Cerastoderma edule

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Cerastoderma edule
Coque blanche (Cerastoderma edule).jpg
Scientific classification
Kingdom: Animalia
Phylum: Mollusca
Class: Bivalvia
Order: Veneroida
Family: Cardiidae
Genus: Cerastoderma
Species: C. edule
Binomial name
Cerastoderma edule
(Linnaeus, 1758[1]
Synonyms
  • Cardium belgicum De Malzine, 1867
  • Cardium crenulatum Lamarck, 1819
  • Cardium edule Linnaeus, 1758 (basionym)
  • Cardium edule burchanae Girscher, 1938
  • Cardium edule var. batesoni Bucquoy, Dautzenberg & Dollfus, 1892
  • Cardium edule var. loppensi Mars, 1951
  • Cardium edule var. major Bucquoy, Dautzenberg & Dollfus, 1892
  • Cardium mercatorium Coen, 1915
  • Cardium nunninkae Lucas, 1984
  • Cardium obtritum Locard, 1886
  • Cardium quadrarium Reeve, 1845
  • Cardium vulgare Da Costa, 1778
  • Cerastoderma edule var. sinicola Lacourt, 1974
  • Cerastoderma nunninkae Lucas, 1984

Cerastoderma edule, commonly known as the common cockle, is a species of edible saltwater clam, a marine bivalve mollusc in the family Cardiidae, the cockles.

This species is found in coastal areas of the eastern Atlantic Ocean. It is widely distributed from Norway to the coast of west Africa.

Cerastoderma edule a) foot b) exhalant siphon c) branchial or inhalant siphon d) edge of mantle e) ligament f) umbones or beaks of the shell

The common cockle is one of the most abundant species of molluscs in tidal flats in the bays and estuaries of Europe. It is an important species for the fishing industry, and it plays a major role as a source of food for crustaceans, fish, and wading birds. It is commercially fished in the United Kingdom, Ireland and France by suction dredge and hand raking. Previously the greatest catch was from the Netherlands, but now fisheries restrictions have been put in place due to environmental concerns] (www.FAO.org; Morgan et al., 2012). It is also used in aquaculture; farming of cockles is ongoing in the UK, the Netherlands and Portugal, however information about this enterprise is limited (www.FAO.org).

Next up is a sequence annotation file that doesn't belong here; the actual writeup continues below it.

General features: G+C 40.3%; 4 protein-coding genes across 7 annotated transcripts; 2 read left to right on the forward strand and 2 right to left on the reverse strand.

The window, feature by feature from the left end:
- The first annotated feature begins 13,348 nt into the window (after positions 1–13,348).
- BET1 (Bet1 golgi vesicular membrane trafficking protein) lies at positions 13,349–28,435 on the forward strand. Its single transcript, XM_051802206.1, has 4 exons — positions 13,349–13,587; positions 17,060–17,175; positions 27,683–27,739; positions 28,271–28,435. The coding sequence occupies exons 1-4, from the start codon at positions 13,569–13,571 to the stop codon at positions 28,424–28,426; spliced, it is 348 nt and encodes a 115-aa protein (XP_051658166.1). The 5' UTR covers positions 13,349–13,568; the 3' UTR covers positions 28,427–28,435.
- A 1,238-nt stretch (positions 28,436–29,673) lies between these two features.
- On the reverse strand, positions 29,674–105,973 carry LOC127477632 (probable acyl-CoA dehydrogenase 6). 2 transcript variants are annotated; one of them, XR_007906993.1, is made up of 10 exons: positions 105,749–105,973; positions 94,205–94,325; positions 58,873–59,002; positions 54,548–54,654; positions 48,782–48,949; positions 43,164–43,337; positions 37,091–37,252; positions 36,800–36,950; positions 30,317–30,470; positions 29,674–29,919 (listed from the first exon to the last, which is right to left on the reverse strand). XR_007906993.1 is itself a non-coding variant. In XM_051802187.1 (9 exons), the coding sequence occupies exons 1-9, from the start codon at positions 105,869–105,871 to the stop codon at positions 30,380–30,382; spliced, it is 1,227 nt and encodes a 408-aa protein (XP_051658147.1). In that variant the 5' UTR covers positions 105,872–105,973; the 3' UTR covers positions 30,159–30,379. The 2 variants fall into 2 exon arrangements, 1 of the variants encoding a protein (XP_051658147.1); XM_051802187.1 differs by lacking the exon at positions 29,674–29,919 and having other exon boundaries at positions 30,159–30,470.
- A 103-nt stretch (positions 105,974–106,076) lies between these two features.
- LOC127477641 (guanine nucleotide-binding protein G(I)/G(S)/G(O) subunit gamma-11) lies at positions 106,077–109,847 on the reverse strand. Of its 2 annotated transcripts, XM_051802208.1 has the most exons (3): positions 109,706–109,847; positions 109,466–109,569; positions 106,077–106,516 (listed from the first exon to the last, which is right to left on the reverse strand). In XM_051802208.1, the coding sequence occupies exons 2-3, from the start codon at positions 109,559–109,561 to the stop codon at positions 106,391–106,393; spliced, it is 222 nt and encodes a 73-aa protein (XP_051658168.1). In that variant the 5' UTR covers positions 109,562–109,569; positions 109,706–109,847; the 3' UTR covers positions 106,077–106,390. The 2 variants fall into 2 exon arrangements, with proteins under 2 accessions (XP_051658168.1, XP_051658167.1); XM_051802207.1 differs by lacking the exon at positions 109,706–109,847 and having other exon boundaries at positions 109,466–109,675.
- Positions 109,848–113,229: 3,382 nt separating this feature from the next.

This cockle is cooked and eaten in several countries (including the United Kingdom, France, Germany, Ireland, Japan, Portugal and Spain). Probably a significant food source in hunter-gatherer societies of prehistoric Europe, the remains of shell-imprints have been found, see Archeological record below.

Archeological record[edit]

Cardial Ware is a name attributed to Neolithic pottery from maritime cultures that colonized the Mediterranean littoral c. 6000 – 5,500 B.C.

Cockle shell ridges imprinted in fragment of Neolithic Cardial Ware

The clay is imprinted with fine decorations, repetitions of the distinct curved ridges, undulating lines and/or edges characteristic to the cockle shell, a natural resource of coastal waters.

External links[edit]

References[edit]

  1. ^ Jan Johan ter Poorten & Serge Gofas (2011). "Cerastoderma edule (Linnaeus, 1758)". World Register of Marine Species. Retrieved April 20, 2011.